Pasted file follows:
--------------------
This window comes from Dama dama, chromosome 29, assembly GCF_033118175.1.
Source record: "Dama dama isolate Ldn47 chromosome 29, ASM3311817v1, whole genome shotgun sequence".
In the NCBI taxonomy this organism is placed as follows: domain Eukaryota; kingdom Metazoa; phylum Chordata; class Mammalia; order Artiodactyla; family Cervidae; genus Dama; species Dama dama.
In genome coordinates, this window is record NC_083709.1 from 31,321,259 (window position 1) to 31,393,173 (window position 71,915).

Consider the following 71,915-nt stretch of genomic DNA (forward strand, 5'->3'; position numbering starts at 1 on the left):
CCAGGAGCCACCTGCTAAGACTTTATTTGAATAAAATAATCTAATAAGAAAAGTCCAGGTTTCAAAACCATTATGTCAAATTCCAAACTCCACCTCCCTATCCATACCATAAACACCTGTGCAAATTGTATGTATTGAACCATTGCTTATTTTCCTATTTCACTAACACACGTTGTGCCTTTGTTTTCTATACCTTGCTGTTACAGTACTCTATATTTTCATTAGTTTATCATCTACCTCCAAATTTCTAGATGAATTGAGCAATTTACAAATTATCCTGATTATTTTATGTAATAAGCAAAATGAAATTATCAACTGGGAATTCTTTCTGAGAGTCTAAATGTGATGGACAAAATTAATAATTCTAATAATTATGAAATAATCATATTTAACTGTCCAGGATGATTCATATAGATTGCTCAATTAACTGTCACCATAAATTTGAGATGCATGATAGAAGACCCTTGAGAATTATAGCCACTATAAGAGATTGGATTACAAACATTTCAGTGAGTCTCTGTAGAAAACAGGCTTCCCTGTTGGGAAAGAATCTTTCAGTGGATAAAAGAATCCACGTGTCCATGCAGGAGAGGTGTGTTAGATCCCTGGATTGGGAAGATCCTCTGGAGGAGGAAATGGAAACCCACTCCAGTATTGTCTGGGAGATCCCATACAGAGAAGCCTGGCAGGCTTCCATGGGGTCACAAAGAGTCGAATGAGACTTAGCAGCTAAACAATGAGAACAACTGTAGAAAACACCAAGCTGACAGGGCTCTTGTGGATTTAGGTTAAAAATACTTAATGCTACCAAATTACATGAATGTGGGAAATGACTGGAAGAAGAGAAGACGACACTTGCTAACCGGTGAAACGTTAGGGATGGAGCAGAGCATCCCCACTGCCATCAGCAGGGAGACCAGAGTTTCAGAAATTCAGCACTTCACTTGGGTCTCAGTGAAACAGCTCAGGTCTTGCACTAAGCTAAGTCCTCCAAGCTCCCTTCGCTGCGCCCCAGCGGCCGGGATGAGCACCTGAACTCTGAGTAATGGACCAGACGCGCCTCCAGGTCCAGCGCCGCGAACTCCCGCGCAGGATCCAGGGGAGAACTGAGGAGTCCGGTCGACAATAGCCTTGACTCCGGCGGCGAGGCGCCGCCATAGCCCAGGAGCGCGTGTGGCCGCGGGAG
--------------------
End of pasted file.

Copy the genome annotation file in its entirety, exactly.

This window comes from Dama dama, chromosome 29, assembly GCF_033118175.1.
Source record: "Dama dama isolate Ldn47 chromosome 29, ASM3311817v1, whole genome shotgun sequence".
In the NCBI taxonomy this organism is placed as follows: domain Eukaryota; kingdom Metazoa; phylum Chordata; class Mammalia; order Artiodactyla; family Cervidae; genus Dama; species Dama dama.
In genome coordinates, this window is record NC_083709.1 from 31,321,259 (window position 1) to 31,393,173 (window position 71,915).

Consider the following 71,915-nt stretch of genomic DNA (forward strand, 5'->3'; position numbering starts at 1 on the left):
CCAGGAGCCACCTGCTAAGACTTTATTTGAATAAAATAATCTAATAAGAAAAGTCCAGGTTTCAAAACCATTATGTCAAATTCCAAACTCCACCTCCCTATCCATACCATAAACACCTGTGCAAATTGTATGTATTGAACCATTGCTTATTTTCCTATTTCACTAACACACGTTGTGCCTTTGTTTTCTATACCTTGCTGTTACAGTACTCTATATTTTCATTAGTTTATCATCTACCTCCAAATTTCTAGATGAATTGAGCAATTTACAAATTATCCTGATTATTTTATGTAATAAGCAAAATGAAATTATCAACTGGGAATTCTTTCTGAGAGTCTAAATGTGATGGACAAAATTAATAATTCTAATAATTATGAAATAATCATATTTAACTGTCCAGGATGATTCATATAGATTGCTCAATTAACTGTCACCATAAATTTGAGATGCATGATAGAAGACCCTTGAGAATTATAGCCACTATAAGAGATTGGATTACAAACATTTCAGTGAGTCTCTGTAGAAAACAGGCTTCCCTGTTGGGAAAGAATCTTTCAGTGGATAAAAGAATCCACGTGTCCATGCAGGAGAGGTGTGTTAGATCCCTGGATTGGGAAGATCCTCTGGAGGAGGAAATGGAAACCCACTCCAGTATTGTCTGGGAGATCCCATACAGAGAAGCCTGGCAGGCTTCCATGGGGTCACAAAGAGTCGAATGAGACTTAGCAGCTAAACAATGAGAACAACTGTAGAAAACACCAAGCTGACAGGGCTCTTGTGGATTTAGGTTAAAAATACTTAATGCTACCAAATTACATGAATGTGGGAAATGACTGGAAGAAGAGAAGACGACACTTGCTAACCGGTGAAACGTTAGGGATGGAGCAGAGCATCCCCACTGCCATCAGCAGGGAGACCAGAGTTTCAGAAATTCAGCACTTCACTTGGGTCTCAGTGAAACAGCTCAGGTCTTGCACTAAGCTAAGTCCTCCAAGCTCCCTTCGCTGCGCCCCAGCGGCCGGGATGAGCACCTGAACTCTGAGTAATGGACCAGACGCGCCTCCAGGTCCAGCGCCGCGAACTCCCGCGCAGGATCCAGGGGAGAACTGAGGAGTCCGGTCGACAATAGCCTTGACTCCGGCGGCGAGGCGCCGCCATAGCCCAGGAGCGCGTGTGGCCGCGGGAG